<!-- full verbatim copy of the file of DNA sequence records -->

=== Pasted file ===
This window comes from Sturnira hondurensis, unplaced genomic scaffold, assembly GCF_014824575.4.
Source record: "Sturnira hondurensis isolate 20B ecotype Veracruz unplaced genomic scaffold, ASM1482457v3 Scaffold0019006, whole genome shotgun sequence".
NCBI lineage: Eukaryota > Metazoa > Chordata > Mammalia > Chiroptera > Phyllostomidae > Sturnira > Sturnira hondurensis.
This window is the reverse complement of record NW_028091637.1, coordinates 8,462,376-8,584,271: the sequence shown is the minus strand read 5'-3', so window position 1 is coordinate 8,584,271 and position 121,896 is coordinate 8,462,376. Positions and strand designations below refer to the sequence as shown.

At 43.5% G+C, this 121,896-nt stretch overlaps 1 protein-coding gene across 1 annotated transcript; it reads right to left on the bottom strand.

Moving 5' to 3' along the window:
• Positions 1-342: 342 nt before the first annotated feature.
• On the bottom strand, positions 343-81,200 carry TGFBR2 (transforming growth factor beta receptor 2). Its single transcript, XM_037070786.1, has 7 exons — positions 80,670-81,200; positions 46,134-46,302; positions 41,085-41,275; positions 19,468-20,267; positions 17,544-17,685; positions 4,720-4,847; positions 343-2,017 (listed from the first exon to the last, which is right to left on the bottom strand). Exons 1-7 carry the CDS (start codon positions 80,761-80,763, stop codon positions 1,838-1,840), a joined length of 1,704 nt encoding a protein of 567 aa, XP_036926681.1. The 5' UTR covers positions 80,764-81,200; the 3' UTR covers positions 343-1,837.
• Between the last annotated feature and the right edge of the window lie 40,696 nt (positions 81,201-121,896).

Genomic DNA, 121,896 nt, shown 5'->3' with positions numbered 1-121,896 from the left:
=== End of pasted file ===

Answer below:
This window comes from Sturnira hondurensis, unplaced genomic scaffold, assembly GCF_014824575.4.
Source record: "Sturnira hondurensis isolate 20B ecotype Veracruz unplaced genomic scaffold, ASM1482457v3 Scaffold0019006, whole genome shotgun sequence".
NCBI lineage: Eukaryota > Metazoa > Chordata > Mammalia > Chiroptera > Phyllostomidae > Sturnira > Sturnira hondurensis.
This window is the reverse complement of record NW_028091637.1, coordinates 8,462,376-8,584,271: the sequence shown is the minus strand read 5'-3', so window position 1 is coordinate 8,584,271 and position 121,896 is coordinate 8,462,376. Positions and strand designations below refer to the sequence as shown.

At 43.5% G+C, this 121,896-nt stretch overlaps 1 protein-coding gene across 1 annotated transcript; it reads right to left on the bottom strand.

Moving 5' to 3' along the window:
• Positions 1-342: 342 nt before the first annotated feature.
• On the bottom strand, positions 343-81,200 carry TGFBR2 (transforming growth factor beta receptor 2). Its single transcript, XM_037070786.1, has 7 exons — positions 80,670-81,200; positions 46,134-46,302; positions 41,085-41,275; positions 19,468-20,267; positions 17,544-17,685; positions 4,720-4,847; positions 343-2,017 (listed from the first exon to the last, which is right to left on the bottom strand). Exons 1-7 carry the CDS (start codon positions 80,761-80,763, stop codon positions 1,838-1,840), a joined length of 1,704 nt encoding a protein of 567 aa, XP_036926681.1. The 5' UTR covers positions 80,764-81,200; the 3' UTR covers positions 343-1,837.
• Between the last annotated feature and the right edge of the window lie 40,696 nt (positions 81,201-121,896).

Genomic DNA, 121,896 nt, shown 5'->3' with positions numbered 1-121,896 from the left: